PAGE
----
Israeli physician and first female Orthodox rabbi are featured speakers
Sunday, November 3, 3 pm
Sandler Family Campus, $18
- Only 10% of Americans discuss end-of-life decisions with a health care provider
- Only 42% of Americans rate the U.S. health system as fair for end-of-life care
- 50% report religious or spiritual beliefs play a role in making end-of-life decisions
- 70% report that death is a subject that they generally avoid discussing
—2016 Kaiser Family Foundation Study on End-of-Life Medical Care
Too few Americans have told their families what to do when death is near. The result can cause uncertainty and emotional strife with family members, doctors, social workers, clergy, and other professionals who are caught in the middle of end-of-life decisions.
To encourage the conversation, Hadassah, The Women’s Zionist Organization of America, Inc., will present End of Life Ethics: A Conversation with Leading Global Voices, moderated by former local TV reporter and talk show host Joel Rubin. Admission is $18.
Special guest panelists include Charles Sprung, an Israeli physician, and Rabbi Lila Kagedan.
Director emeritus of the General Intensive Care Unit at Hadassah Hebrew University Medical Center in Jerusalem, Sprung is an advisor for the National Palliative Care and End-of-Life Program of the Ministry of Health of the State of Israel. He has consulted on end-of-life protocols in Israel, Europe, and the United States.
Rabbi Kagedan, a dual American and Canadian citizen and the first Orthodox woman to adopt the title of rabbi, teaches bioethics and is a chaplain in hospitals and hospices in Boston where she resides.
In addition to Sprung and Rabbi Kagedan, a panel will include local experts:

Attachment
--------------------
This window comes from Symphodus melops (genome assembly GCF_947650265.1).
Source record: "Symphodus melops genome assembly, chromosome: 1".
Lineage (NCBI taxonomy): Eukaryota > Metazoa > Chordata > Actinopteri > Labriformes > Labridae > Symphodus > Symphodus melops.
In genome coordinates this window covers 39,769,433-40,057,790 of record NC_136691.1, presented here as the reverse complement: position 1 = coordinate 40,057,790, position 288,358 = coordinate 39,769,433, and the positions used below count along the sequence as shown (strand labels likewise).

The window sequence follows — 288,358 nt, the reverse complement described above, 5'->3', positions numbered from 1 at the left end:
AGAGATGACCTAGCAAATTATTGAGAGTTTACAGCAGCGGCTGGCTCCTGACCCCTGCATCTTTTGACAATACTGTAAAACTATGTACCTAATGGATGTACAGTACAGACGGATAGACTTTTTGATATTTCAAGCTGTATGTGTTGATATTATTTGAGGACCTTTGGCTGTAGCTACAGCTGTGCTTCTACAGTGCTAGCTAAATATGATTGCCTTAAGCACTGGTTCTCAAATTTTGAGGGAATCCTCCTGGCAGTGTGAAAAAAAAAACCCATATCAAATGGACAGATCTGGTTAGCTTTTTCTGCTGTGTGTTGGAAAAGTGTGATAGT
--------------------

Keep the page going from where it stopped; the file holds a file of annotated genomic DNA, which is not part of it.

- Thomas Elder, a certified hospice and palliative nurse who is administrator of Freda H. Gordon Hospice and Palliative Care, a joint agency of Jewish Family Service of Tidewater and Beth Sholom Village.
- Scott Alperin, an attorney with Alperin Law, which specializes in elder law and issues involving medical directives, health care power of attorney, surrogate decision making, and other end-of-life issues.
Discussion topics include “halachah” (Jewish law) as well as the practical challenges that can arise when a family member of any faith is fatally ill. Panel members will also answer questions about medical directives, living wills, family dynamics, how Orthodox vs. Reform and Conservative movements approach end-of-life issues and more.
“All of us should prepare for the inevitable and Jewish teachings can help in the process,” says Sprung.
“Hadassah has focused so much of its work, through its hospital, research, and programs like this, on challenging medical topics,” says Dr. Gail Moscowitz, event chair. “We hope this will be the first of many opportunities for Hadassah to engage the local community in meaningful dialogue.”
“I am very eager to share my experience and knowledge of Jewish thought on end-of-life concerns,” says Rabbi Kagedan. “As rabbis and teachers, it is an issue we must help our fellow Jews address, and in advance when possible.”
Pre-registration at www.hadassah.org/southernseaboard is encouraged, as space may be limited. For more information, call Sharon Goretsky at 757-535-9633 or email at hadassahNFKVB@gmail.com.